If we view God as a harsh, unloving taskmaster, how will we write characters to see Him as a loving yet just God? If we are not convinced that God’s Word is the final authority, how can we write a message that others will embrace and believe? If we do not know how to follow God in our daily lives, how will we know how to follow God in our writing? Can a Sunday-only Christian write anything but Sunday-only Christian characters?


If our knowledge of Scripture is weak in daily living, it will be weak in fiction writing. If we are tossed about with the many doctrines and beliefs of today (Ephesians 4:14), our writing will not have a solid, Biblical message—and it could be used to lead people astray from the truth. The only way to remedy this is to make an effort in our daily lives to follow Christ, to dig into His Word, to study it for ourselves (and not just so that we can answer our characters’ questions).


Are you an author who happens to be a Christian, or a Christian who happens to be an author? Do you write Christian fiction because it seems expected of you? Or do you write Christian fiction because that is who you are? When was the last time you considered your walk as a Christian? And, finally…are there any changes you need to make in your life today?

If you don’t know where to begin, here are a few ideas for daily devotions:

  • Read God’s Word (every day). Start with a New Testament book or Psalms/Proverbs if you’re not sure where to begin. Choose a set time in which to read (in the mornings when you first get up, in the evenings before bedtime).
  • Keep a Scripture journal. As you read your Bible, copy the verses that stand out to you or that encourage or convict you.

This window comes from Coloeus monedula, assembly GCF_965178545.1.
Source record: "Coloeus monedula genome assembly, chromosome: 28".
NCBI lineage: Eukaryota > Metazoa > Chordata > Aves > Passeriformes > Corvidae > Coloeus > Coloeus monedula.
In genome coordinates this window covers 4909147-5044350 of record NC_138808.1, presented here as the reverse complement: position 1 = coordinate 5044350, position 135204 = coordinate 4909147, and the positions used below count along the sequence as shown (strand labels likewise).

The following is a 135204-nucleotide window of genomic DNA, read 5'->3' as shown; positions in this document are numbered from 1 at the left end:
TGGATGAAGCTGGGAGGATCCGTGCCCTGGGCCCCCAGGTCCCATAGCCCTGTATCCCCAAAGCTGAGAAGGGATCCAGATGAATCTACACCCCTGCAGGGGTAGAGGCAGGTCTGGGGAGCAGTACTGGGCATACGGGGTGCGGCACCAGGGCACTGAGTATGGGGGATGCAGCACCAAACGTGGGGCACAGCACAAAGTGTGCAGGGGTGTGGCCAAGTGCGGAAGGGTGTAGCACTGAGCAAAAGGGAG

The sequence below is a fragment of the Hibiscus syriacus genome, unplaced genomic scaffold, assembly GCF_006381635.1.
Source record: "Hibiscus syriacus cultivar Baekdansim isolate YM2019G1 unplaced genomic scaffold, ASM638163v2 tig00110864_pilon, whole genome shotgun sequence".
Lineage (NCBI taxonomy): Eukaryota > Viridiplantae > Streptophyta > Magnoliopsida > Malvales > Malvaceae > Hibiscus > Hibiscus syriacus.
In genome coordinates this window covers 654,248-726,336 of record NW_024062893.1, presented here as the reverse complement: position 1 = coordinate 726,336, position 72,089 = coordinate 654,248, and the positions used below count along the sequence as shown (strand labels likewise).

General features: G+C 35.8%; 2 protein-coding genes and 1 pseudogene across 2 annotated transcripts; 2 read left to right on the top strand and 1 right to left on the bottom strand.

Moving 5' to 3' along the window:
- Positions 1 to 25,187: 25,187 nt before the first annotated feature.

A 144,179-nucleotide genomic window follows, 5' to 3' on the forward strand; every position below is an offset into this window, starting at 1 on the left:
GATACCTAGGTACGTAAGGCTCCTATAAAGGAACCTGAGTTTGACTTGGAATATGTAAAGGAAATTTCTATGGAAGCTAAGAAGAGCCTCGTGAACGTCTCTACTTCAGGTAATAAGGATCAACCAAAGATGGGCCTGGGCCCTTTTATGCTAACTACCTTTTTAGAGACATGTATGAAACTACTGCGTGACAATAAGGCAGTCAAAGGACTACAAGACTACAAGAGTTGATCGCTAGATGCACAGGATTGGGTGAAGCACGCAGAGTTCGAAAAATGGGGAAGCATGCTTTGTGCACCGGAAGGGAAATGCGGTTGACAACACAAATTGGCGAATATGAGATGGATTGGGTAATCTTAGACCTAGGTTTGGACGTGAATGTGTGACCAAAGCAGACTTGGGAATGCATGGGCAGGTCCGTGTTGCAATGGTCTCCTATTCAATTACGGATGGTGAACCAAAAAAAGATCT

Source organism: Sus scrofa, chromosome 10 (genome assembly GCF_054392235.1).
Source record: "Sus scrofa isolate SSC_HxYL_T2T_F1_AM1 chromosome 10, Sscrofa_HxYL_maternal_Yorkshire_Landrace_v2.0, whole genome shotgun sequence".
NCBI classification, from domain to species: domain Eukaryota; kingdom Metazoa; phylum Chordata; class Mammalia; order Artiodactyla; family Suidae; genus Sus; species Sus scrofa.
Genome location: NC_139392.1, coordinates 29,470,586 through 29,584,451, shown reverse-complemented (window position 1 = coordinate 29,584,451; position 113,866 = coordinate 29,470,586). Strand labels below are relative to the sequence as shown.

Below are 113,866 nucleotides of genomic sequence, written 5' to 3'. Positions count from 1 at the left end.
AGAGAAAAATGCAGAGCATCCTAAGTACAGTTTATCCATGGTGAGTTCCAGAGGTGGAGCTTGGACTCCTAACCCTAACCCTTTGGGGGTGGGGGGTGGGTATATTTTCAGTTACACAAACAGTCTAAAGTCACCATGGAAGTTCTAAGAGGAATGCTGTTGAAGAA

• Memorize Scripture. Choose just one verse a day to work on memorizing. Copy it on a few index cards and bring it around with you to review throughout the day.
  • Listen to Sermons. Find a Biblically-solid preacher to listen to (be careful; some men out there are not God’s servants—if you don’t know who to listen to, ask your pastor or an older, wiser Christian).
  • Study a Verse. Choose a verse and look up the definitions of the words in it.
  • Study a Topic. Search for one word and find all of the verses that cover that word.


Do you have any other ideas of how to begin strengthening your devotion time?


Let me leave you with a few verses to ponder in conclusion:

What kind of words are we writing?

 “Let no corrupt communication proceed out of your mouth, but that which is good to the use of edifying, that it may minister grace unto the hearers.” (Ephesians 4:29)


Are we ashamed of God in our writing?

“For I am not ashamed of the gospel of Christ: for it is the power of God unto salvation to every one that believeth; to the Jew first, and also to the Greek.” (Romans 1:16)


Does our writing deny that we know God?

“But whosoever shall deny me before men, him will I also deny before my Father which is in heaven.” (Matthew 10:33)


Do we love the applause of men better than the approval of God?

“For do I now persuade men, or God? or do I seek to please men? for if I yet pleased men, I should not be the servant of Christ.” (Galatians 1:10)